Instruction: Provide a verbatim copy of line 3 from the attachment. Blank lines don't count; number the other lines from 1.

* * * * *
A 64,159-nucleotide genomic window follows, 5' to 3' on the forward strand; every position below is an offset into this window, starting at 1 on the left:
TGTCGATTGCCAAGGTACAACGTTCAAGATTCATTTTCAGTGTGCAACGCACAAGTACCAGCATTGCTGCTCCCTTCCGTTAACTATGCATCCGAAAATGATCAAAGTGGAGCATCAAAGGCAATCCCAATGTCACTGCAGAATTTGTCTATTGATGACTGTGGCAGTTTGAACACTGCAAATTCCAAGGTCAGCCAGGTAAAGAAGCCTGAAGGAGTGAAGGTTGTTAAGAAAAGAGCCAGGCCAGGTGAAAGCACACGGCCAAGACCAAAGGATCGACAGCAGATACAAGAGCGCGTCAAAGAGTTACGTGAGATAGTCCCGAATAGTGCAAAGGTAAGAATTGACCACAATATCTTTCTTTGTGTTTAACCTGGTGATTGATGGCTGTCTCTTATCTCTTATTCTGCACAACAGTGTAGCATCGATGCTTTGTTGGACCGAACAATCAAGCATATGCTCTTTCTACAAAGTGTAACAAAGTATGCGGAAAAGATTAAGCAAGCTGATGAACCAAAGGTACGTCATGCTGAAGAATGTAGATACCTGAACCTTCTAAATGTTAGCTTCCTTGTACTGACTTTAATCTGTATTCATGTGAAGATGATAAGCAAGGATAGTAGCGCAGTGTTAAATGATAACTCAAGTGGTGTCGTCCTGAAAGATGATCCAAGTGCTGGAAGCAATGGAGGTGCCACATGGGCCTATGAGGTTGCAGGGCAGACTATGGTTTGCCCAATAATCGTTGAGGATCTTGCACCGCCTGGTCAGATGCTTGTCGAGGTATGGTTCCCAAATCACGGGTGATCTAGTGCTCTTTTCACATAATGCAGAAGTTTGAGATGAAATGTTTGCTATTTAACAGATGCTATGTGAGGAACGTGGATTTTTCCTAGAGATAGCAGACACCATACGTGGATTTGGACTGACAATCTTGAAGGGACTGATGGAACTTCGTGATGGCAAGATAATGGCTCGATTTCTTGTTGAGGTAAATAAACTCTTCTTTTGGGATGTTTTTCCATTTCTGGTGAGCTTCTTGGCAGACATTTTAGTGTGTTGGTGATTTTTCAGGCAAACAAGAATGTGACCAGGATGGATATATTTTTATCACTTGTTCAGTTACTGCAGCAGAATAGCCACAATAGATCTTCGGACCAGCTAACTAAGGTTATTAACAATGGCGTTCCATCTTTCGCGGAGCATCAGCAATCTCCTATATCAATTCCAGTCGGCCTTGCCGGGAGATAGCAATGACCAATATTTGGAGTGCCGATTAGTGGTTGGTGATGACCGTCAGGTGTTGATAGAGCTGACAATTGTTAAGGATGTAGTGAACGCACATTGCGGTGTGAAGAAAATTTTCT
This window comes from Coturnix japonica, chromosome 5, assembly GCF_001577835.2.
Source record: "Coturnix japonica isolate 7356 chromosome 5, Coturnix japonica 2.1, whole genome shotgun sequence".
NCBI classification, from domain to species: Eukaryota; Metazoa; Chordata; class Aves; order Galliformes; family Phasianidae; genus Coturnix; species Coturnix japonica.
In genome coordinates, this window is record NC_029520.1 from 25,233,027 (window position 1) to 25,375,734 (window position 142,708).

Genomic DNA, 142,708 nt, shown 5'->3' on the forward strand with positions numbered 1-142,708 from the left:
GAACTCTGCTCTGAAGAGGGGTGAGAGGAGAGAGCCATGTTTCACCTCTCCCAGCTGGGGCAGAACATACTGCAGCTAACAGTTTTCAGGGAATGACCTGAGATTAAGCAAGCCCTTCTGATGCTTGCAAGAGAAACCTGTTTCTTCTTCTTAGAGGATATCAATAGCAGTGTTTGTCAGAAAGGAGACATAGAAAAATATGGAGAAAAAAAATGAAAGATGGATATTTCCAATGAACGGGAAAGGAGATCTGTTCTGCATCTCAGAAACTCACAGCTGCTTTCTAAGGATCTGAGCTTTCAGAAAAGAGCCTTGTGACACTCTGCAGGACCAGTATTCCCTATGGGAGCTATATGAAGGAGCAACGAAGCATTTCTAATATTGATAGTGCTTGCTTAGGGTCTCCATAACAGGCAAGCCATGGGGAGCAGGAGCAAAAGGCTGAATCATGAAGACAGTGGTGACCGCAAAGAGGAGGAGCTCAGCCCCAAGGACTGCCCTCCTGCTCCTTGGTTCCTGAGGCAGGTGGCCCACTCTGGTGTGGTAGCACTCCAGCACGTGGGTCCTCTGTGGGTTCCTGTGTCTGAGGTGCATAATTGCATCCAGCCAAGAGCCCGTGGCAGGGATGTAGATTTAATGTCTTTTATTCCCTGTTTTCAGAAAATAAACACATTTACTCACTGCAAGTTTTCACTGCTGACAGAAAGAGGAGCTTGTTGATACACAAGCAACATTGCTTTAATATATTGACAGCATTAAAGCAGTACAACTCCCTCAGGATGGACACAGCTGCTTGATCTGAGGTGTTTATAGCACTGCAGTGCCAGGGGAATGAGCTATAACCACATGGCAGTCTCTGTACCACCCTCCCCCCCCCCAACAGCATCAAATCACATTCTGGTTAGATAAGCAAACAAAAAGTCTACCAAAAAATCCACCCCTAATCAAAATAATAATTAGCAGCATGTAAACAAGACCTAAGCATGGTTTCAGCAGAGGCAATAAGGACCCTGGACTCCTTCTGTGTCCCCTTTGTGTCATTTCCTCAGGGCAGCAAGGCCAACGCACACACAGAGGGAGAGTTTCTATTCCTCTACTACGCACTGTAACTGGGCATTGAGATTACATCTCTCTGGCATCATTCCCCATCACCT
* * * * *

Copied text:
This window comes from Coturnix japonica, chromosome 5, assembly GCF_001577835.2.